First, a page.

South Africa to import maize to avert starvation

As the drought ravages, South Africa is expected to fork out at least 2.2 billion rand (about 155 million US dollars) for maize imports, Grain SA said on Tuesday.

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South Africa will need to import 934,000 metric tons of yellow maize from countries such as Argentina and Ukraine in the year through to the end of March 2016, Grain SA CEO Jannie de Villiers told Xinhua.

Maize
Maize
South Africa farmers are currently losing livestock because of the drought which will exert more pressure on the government to import maize and wheat into the country, South Africa’s Minister of Agriculture, Forestry and Fisheries, Senzeni Zokwana said.

He cited figures from Statistics South Africa as saying that the sector contracted by 17 percent quarter on quarter this year largely due to the drought, the most severe in 20 years.

According to weather forecasts, significant rainfall may only be expected in March 2016, Zokwana said.
“Consumers are to be hard hit in their purses as high food prices on the shelves rise. The Reserve Bank has also highlighted rising food prices as an upside risk to overall inflation,” Thabi Nkosi, an AgriSA economist, said.

South Africa imported more than 35 000 tons of maize mostly from Mexico and Brazil last month alone, according to Nkosi.

The continuing fluctuations of the rand had made the imports even more expensive, Nkosi said.

The rand was weaker in mid-day trade on Tuesday after the dollar strengthened to its best level against the euro since April. The rand was trading at R14.3448 to the dollar from a previous close of R14.3156.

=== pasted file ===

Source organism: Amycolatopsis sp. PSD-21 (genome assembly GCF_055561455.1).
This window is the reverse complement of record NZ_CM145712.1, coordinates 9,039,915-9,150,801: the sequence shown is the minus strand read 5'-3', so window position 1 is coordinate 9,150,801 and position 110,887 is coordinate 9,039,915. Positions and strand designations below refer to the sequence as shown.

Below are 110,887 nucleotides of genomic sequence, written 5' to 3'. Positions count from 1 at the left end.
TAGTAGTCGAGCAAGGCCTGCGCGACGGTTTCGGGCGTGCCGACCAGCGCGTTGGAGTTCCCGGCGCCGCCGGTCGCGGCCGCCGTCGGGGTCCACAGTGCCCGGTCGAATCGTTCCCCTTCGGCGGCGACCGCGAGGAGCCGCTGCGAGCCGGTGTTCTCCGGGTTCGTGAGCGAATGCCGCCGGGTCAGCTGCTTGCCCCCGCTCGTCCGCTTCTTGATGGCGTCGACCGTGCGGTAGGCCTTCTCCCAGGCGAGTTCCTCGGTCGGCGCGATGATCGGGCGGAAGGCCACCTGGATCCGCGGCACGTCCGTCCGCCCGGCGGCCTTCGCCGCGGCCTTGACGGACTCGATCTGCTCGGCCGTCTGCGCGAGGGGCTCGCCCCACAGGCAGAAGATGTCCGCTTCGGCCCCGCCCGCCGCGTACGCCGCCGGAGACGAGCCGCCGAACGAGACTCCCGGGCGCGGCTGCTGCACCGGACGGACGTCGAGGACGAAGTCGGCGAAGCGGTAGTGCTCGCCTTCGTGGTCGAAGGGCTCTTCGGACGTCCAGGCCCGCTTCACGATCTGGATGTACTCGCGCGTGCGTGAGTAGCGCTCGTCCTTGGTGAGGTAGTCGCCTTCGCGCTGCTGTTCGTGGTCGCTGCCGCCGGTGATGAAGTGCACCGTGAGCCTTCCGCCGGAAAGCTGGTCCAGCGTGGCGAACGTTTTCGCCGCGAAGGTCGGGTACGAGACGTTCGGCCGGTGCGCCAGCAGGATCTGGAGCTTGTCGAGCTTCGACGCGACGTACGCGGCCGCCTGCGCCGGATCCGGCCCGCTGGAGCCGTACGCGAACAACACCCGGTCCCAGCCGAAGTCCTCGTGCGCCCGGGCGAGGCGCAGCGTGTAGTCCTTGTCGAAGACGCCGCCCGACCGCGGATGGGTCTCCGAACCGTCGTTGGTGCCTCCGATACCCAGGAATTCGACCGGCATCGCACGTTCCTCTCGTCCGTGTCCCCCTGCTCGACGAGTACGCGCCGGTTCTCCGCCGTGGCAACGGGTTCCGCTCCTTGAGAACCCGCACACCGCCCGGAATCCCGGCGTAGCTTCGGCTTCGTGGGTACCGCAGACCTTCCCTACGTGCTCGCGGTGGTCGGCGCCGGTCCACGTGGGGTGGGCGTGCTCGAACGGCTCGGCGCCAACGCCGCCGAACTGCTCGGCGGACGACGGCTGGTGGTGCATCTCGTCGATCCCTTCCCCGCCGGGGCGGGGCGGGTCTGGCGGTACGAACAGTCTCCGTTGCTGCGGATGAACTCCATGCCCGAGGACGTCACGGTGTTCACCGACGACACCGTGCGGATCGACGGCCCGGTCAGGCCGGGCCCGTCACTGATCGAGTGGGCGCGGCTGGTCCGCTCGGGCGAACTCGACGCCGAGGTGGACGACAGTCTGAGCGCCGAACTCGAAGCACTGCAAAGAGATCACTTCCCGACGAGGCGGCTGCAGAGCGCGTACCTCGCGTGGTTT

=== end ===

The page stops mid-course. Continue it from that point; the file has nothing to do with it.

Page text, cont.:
The rand has been on a free fall in recent weeks, making imports both unattractive and expensive.

The country’s stubborn food inflation has also been on the rise.

The South Africa government has set aside 352.6 million rand for the initial drought mitigation projects and a further 96.62 million rand for additional assistance.

Consumers are expected to feel the effects of drought in three to four months when the production chains were hard hit, Wandile Sihlobo, a Grain SA economist, said.

The effects of drought can take at least a few months to affect consumers, he said.

“It may take about three or four months for maize price increases to go down to (actual products such as) maize meal and milk,” he added.

South Africa imports around 70 percent fertilizer and about 98 percent agro-chemicals, Sihlobo said.

Meanwhile, Sihlobo said, “If forecasted rainfalls in the next 2-weeks do materialize, it might lead to some improvements in white maize production prospects.”

The drought had led some farmers to abandon agriculture. “Some famers have decide to quit farming (all together),” Koos van der Ryst, Chairman of the Red Meat Producers, said. Enditem

Source: Xinhua

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